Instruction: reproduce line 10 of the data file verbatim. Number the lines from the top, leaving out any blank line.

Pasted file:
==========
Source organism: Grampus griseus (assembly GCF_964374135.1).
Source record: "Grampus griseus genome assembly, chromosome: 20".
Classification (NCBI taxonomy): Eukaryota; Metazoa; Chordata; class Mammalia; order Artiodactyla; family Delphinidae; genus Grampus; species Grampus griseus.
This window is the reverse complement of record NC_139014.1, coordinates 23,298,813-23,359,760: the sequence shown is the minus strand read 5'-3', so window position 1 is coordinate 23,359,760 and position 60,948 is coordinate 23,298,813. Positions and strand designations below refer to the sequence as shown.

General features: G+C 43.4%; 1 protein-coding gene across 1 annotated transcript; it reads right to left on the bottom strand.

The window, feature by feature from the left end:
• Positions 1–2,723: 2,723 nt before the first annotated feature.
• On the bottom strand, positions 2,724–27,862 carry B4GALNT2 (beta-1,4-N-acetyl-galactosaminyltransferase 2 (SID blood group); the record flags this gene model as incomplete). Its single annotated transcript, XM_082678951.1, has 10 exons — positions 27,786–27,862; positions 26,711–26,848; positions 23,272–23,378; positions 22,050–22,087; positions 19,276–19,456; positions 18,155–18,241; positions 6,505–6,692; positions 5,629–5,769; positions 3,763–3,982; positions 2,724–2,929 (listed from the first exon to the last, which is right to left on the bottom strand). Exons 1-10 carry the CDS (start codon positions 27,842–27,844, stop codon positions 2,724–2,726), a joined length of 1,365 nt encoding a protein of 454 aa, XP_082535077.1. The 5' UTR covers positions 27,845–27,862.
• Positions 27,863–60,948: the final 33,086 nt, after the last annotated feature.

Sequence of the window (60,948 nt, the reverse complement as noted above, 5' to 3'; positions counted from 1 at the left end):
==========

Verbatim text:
Sequence of the window (60,948 nt, the reverse complement as noted above, 5' to 3'; positions counted from 1 at the left end):